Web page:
Legal defenses for shoplifting by claiming kleptomania are difficult. First, a defense lawyer must argue that the accused stole for no financial gain, revenge, anger or dare. Next, a rigorous psychiatric evaluation must be performed, and the criteria to meet an actual diagnosis are strict. Even if kleptomania is diagnosed, the U.S. Justice Department excludes it (along with pyromania and other impulse control disorders) from possible defense, according to the Americans with Disabilities Act. It basically comes down to the question of the individual's responsibility for his or her actions versus "insanity" -- this issue has long been tossed around in the judiciary and psychiatric worlds.
With the diagnosis criteria in mind, kleptomania as a true condition occurs in a rather small percentage of the population. While no true estimate of the general population is available, scientists estimate that kleptomania occurs in 5 to 10 percent of psychiatric patients [source: Grant].
Kleptomania tends to occur in women more than in men. However, there may be some gender bias in this finding because women who steal tend to get psychiatric evaluations, while men who steal tend to go to prison [source: Grant]. Similarly, there doesn't appear to be any one social group in which kleptomania is rampant
Kleptomania usually begins in the teens or 20s. By the time patients present themselves to psychiatrists, women are usually in their mid- to late 30s, while men are in their 50s. There have been reports of kleptomaniacs in their late 70s. We don't know if kleptomania has a genetic component, but some studies suggest that kleptomaniacs have parents or close relatives with substance abuse problems, obsessive-compulsive disorder and/or mood disorders.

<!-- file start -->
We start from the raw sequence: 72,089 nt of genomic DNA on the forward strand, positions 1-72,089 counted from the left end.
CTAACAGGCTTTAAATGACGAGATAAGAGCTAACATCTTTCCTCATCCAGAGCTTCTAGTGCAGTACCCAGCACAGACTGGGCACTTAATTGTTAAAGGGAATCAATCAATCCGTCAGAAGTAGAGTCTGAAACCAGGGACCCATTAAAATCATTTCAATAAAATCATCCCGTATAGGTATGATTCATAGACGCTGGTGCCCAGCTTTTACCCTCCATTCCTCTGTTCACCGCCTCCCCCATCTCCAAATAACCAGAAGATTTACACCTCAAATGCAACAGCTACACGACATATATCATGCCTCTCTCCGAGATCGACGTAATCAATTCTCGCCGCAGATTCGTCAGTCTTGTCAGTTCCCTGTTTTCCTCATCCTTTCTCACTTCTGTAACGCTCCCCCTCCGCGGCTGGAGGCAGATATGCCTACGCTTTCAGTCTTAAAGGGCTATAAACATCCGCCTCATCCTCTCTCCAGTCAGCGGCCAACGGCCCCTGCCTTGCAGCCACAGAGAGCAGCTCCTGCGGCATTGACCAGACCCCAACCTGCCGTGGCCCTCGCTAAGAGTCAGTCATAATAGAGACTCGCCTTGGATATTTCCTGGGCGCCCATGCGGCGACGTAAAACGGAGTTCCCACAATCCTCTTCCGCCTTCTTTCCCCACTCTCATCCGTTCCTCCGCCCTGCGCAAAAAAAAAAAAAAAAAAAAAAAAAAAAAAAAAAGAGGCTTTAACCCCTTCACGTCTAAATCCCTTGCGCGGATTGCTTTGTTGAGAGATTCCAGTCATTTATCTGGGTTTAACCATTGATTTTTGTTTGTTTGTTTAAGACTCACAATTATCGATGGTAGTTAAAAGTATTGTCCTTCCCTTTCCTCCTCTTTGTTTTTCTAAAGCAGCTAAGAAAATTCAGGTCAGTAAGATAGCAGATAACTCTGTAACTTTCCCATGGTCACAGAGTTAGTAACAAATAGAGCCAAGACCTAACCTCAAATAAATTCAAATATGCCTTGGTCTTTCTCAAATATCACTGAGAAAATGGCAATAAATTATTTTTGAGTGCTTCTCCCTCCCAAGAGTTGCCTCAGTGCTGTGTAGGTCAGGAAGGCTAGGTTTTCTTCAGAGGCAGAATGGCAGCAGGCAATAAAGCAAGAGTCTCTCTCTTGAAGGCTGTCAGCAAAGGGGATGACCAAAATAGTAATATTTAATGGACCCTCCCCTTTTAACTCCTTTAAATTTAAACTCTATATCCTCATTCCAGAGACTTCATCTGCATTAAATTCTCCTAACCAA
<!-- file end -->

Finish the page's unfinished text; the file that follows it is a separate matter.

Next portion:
Kleptomaniacs usually steal items that they could otherwise afford (like shampoo, clothing and sunglasses). They don't go into stores with the intent to steal, but they become tense with the prospect of theft and might not steal when there is a high probability of getting caught. The theft itself generally relieves the tension, but it leads to intense feelings of guilt, embarrassment, anxiety and remorse. Kleptomaniacs may hoard the stolen items, give them away, dispose of them or clandestinely return them.
Often, the stealing behavior of kleptomania occurs along with other psychological disorders, like obsessive-compulsive, personality and mood disorders. This observation has led some psychiatrists to question whether kleptomania is indeed a true psychological disorder or a manifestation of some other psychological disorder. Generally, kleptomania has been classed with other impulse control disorders, such as pathological gambling, pyromania and trichotillomania (chronic hair-pulling). Impulse control disorders are those where the individuals cannot resist the impulse to commit some behavior, criminal or otherwise. The addictive nature of kleptomania, as well as other impulse control disorders, has provided some insights for possible causes and treatments.